Former accompanier Kayla Autumn Myers writes about the photography exhibit, “Defending Truth and Memory.” The exhibit traveled to Las Cruces, New Mexico, in February, 2018. 

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This photography exhibit was more than photos printed and hung in a University Museum; it became a vibrational center that drew people together. The three-day-long series of events seemed to attract people who were searching for these spaces to share in a world defined by divisions. It created the opportunity to continue ancestral conversations of Indigenous solidarity and collaboration that were disrupted by colonization. Here, I will share a few of the most beautiful connections that I witnessed during the photography exhibit. These moments, strung together, create an impression of the experience as a whole.

Day 1: Shelter for Unaccompanied Minors near El Paso, TX

Rode, a Kakchiquel Photographer featured in the exhibit and Saba and SkiZero, Diné (Navajo) artists living in Las Cruces, walked into the largest room of the shelter where 90 youth sat waiting. To give some background, all of these youth were arrested by ICE at the border and deemed “unaccompanied minors.” They are between ages five and 17, are held without legal time-limit in detention at this shelter, and the majority have no access to legal council. At midnight on their 18th birthday if they are not reunited with family or adopted in the U.S., ICE comes to the shelter and takes them to adult detention. About 80% of these children are from Guatemala and almost all are Indigenous youth.

Rode stood and told his story, with gentleness and sincerity. He spoke of his own experiences losing home and family to violence and working hard to create a life. He spoke of his dedication to human rights and using his love of photography to bring liberation to Indigenous peoples, even donating a few large prints of his photos to be hung at the center. The youth leaned forward, starved for words from home, words of encouragement and truth to resonate with their lives. He told them never to lose their languages, knowledge, and tradition as Indigenous people who hold wisdom this world desperately needs.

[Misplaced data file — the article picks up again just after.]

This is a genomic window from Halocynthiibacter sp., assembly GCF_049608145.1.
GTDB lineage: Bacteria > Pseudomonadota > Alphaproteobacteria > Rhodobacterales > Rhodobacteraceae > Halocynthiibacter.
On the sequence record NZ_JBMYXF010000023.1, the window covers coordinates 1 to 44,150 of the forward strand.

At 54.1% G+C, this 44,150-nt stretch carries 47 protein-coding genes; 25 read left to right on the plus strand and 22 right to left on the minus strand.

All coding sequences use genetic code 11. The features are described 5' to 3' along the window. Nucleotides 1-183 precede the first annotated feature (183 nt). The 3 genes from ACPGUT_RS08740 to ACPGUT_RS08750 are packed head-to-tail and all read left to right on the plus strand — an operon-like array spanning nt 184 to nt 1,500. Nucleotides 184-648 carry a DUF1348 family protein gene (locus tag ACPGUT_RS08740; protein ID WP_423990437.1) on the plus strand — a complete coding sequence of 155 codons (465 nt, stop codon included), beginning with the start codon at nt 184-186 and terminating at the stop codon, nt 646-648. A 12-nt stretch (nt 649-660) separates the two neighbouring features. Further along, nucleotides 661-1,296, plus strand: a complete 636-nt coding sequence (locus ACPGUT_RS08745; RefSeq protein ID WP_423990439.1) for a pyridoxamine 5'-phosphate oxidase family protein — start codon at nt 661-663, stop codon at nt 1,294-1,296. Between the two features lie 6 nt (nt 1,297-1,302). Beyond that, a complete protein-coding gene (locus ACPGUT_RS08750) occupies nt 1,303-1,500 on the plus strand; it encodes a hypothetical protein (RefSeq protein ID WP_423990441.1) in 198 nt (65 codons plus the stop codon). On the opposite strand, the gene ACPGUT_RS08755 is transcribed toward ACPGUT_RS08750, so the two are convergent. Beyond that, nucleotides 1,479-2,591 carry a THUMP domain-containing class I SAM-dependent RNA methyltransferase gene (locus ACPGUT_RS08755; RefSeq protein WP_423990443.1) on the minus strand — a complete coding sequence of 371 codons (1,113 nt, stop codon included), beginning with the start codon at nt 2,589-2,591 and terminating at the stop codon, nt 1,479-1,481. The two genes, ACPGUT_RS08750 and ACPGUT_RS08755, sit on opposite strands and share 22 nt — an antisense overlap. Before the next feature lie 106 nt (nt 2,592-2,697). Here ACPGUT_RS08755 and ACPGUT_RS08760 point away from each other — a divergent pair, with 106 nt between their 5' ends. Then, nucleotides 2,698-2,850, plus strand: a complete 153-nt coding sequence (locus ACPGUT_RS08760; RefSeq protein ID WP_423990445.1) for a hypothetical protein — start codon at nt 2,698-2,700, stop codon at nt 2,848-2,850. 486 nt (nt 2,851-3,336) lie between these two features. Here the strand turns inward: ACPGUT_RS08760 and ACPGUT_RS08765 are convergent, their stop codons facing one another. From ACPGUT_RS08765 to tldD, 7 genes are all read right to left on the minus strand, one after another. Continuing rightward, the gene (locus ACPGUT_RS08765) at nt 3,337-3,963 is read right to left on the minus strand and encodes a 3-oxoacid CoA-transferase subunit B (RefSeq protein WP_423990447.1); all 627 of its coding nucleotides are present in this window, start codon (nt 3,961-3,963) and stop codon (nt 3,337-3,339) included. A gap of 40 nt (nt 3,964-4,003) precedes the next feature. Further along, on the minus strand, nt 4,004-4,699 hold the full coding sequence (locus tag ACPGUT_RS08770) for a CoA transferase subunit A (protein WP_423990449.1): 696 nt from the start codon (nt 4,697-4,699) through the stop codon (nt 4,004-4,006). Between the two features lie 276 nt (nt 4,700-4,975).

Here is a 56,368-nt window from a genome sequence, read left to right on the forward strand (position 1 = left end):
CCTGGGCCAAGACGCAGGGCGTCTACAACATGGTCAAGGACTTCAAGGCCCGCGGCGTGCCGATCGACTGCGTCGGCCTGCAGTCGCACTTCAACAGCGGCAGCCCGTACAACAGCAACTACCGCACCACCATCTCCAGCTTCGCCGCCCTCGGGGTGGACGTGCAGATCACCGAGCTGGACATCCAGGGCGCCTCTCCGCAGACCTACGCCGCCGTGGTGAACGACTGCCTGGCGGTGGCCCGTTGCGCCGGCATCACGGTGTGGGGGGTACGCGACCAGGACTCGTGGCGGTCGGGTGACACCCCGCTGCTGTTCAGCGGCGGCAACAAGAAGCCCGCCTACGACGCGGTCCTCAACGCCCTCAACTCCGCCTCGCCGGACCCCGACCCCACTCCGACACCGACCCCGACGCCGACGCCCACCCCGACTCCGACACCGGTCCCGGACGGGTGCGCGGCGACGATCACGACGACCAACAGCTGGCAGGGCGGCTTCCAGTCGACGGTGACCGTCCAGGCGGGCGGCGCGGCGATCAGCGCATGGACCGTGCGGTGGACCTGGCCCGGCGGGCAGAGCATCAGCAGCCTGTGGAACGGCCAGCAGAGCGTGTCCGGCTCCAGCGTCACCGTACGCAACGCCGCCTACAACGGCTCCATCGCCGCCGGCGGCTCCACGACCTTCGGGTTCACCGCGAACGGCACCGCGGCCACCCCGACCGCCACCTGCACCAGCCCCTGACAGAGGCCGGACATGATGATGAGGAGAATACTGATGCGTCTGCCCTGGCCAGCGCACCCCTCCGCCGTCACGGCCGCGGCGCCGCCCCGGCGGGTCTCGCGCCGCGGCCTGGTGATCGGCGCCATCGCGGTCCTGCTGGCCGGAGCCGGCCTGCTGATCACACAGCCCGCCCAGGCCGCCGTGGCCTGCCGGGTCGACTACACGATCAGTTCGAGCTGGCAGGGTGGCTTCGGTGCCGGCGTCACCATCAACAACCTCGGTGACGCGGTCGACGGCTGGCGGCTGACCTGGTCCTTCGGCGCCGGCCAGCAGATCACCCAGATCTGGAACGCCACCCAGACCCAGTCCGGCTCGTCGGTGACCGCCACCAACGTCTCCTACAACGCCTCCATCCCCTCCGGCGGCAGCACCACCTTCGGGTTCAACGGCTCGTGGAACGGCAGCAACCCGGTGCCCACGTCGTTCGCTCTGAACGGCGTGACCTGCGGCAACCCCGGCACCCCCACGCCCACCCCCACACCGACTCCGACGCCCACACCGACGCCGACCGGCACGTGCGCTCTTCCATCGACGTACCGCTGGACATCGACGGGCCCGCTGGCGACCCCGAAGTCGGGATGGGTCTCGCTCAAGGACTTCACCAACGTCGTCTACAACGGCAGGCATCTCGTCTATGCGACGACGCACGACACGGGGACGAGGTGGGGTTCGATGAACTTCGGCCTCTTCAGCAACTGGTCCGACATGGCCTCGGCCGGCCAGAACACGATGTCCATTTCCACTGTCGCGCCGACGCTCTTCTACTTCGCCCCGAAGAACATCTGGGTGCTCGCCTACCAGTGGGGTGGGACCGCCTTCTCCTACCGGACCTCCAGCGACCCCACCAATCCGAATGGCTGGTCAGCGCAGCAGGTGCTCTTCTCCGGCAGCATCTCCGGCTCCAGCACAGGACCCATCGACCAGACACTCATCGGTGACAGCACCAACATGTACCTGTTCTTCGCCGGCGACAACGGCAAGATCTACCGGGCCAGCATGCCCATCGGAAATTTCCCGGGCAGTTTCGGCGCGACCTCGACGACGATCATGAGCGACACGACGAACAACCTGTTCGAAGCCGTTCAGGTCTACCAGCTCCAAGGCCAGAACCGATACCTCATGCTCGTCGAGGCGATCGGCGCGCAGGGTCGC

Saba and SkiZero began to speak in Diné relating their own ancestral stories of colonization and genocide in North America. They related how their people travelled often to share with the Indigenous peoples of Guatemala, Honduras, and El Salvador before there were borders. They told the youth that theirs is a journey of honor in the footsteps of their ancestors, even as they sat in detention in a country that rejects their humanity. Immigrant Rights are Indigenous Rights, and Saba and SkiZero stood courageously with the youth, their brothers and sisters.

One by one, young people started standing up and proudly introducing themselves in their Indigenous languages: Mam, Quiche, Kakchiquel…They stood despite the weight of oppression and racism, they stood with chins up and steady gazes. The room echoed with ancestral words that will not be silenced nor erased. The room vibrated with the sense of humanity and hope being restored to young hearts, if not for a moment.

Day 2: The Photography Exhibit Opening, New Mexico State University Museum in Las Cruces New Mexico